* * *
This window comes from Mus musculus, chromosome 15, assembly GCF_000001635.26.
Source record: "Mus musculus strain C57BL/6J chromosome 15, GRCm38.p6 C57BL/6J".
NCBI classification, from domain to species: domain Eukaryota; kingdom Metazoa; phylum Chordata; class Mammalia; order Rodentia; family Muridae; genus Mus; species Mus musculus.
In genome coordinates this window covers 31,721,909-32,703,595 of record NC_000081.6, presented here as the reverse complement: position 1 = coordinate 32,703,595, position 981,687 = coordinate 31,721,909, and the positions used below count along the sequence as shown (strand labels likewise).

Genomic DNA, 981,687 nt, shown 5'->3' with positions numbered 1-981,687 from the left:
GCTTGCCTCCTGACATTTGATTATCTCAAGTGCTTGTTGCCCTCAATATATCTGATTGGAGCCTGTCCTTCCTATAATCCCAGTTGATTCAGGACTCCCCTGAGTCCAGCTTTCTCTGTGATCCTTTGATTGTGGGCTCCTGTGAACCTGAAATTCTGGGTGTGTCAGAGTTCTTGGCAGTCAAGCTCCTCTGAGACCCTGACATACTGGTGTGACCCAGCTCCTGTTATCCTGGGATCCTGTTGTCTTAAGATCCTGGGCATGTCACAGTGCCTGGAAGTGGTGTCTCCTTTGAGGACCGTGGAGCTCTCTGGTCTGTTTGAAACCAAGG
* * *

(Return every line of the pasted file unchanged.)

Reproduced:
This window comes from Mus musculus, chromosome 15, assembly GCF_000001635.26.
Source record: "Mus musculus strain C57BL/6J chromosome 15, GRCm38.p6 C57BL/6J".
NCBI classification, from domain to species: domain Eukaryota; kingdom Metazoa; phylum Chordata; class Mammalia; order Rodentia; family Muridae; genus Mus; species Mus musculus.
In genome coordinates this window covers 31,721,909-32,703,595 of record NC_000081.6, presented here as the reverse complement: position 1 = coordinate 32,703,595, position 981,687 = coordinate 31,721,909, and the positions used below count along the sequence as shown (strand labels likewise).

Genomic DNA, 981,687 nt, shown 5'->3' with positions numbered 1-981,687 from the left:
GCTTGCCTCCTGACATTTGATTATCTCAAGTGCTTGTTGCCCTCAATATATCTGATTGGAGCCTGTCCTTCCTATAATCCCAGTTGATTCAGGACTCCCCTGAGTCCAGCTTTCTCTGTGATCCTTTGATTGTGGGCTCCTGTGAACCTGAAATTCTGGGTGTGTCAGAGTTCTTGGCAGTCAAGCTCCTCTGAGACCCTGACATACTGGTGTGACCCAGCTCCTGTTATCCTGGGATCCTGTTGTCTTAAGATCCTGGGCATGTCACAGTGCCTGGAAGTGGTGTCTCCTTTGAGGACCGTGGAGCTCTCTGGTCTGTTTGAAACCAAGG